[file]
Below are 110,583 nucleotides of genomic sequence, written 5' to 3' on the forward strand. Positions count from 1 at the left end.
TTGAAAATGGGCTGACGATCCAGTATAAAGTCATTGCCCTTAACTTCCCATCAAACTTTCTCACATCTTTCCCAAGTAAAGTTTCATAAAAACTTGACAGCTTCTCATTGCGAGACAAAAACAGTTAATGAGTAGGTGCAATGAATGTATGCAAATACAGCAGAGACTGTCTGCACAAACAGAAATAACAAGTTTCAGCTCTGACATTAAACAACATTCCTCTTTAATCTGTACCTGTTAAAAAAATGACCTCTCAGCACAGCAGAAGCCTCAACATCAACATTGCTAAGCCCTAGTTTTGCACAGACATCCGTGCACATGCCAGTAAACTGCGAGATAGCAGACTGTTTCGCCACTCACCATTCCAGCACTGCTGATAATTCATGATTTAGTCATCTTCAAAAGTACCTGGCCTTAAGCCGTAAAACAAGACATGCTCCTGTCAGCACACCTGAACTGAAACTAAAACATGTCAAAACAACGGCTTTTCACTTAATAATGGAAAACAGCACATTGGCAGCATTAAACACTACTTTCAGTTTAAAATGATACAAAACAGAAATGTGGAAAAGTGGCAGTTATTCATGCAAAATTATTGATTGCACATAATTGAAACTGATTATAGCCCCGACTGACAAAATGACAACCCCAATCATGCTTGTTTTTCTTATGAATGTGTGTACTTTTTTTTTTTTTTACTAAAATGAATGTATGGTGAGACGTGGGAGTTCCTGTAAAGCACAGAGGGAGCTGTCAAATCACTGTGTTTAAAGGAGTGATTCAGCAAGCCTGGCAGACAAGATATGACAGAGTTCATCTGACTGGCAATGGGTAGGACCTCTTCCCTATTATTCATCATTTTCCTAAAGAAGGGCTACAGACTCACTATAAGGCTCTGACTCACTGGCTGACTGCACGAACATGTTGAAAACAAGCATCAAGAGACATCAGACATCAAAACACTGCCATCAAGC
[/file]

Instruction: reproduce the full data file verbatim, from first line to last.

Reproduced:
Below are 110,583 nucleotides of genomic sequence, written 5' to 3' on the forward strand. Positions count from 1 at the left end.
TTGAAAATGGGCTGACGATCCAGTATAAAGTCATTGCCCTTAACTTCCCATCAAACTTTCTCACATCTTTCCCAAGTAAAGTTTCATAAAAACTTGACAGCTTCTCATTGCGAGACAAAAACAGTTAATGAGTAGGTGCAATGAATGTATGCAAATACAGCAGAGACTGTCTGCACAAACAGAAATAACAAGTTTCAGCTCTGACATTAAACAACATTCCTCTTTAATCTGTACCTGTTAAAAAAATGACCTCTCAGCACAGCAGAAGCCTCAACATCAACATTGCTAAGCCCTAGTTTTGCACAGACATCCGTGCACATGCCAGTAAACTGCGAGATAGCAGACTGTTTCGCCACTCACCATTCCAGCACTGCTGATAATTCATGATTTAGTCATCTTCAAAAGTACCTGGCCTTAAGCCGTAAAACAAGACATGCTCCTGTCAGCACACCTGAACTGAAACTAAAACATGTCAAAACAACGGCTTTTCACTTAATAATGGAAAACAGCACATTGGCAGCATTAAACACTACTTTCAGTTTAAAATGATACAAAACAGAAATGTGGAAAAGTGGCAGTTATTCATGCAAAATTATTGATTGCACATAATTGAAACTGATTATAGCCCCGACTGACAAAATGACAACCCCAATCATGCTTGTTTTTCTTATGAATGTGTGTACTTTTTTTTTTTTTTACTAAAATGAATGTATGGTGAGACGTGGGAGTTCCTGTAAAGCACAGAGGGAGCTGTCAAATCACTGTGTTTAAAGGAGTGATTCAGCAAGCCTGGCAGACAAGATATGACAGAGTTCATCTGACTGGCAATGGGTAGGACCTCTTCCCTATTATTCATCATTTTCCTAAAGAAGGGCTACAGACTCACTATAAGGCTCTGACTCACTGGCTGACTGCACGAACATGTTGAAAACAAGCATCAAGAGACATCAGACATCAAAACACTGCCATCAAGC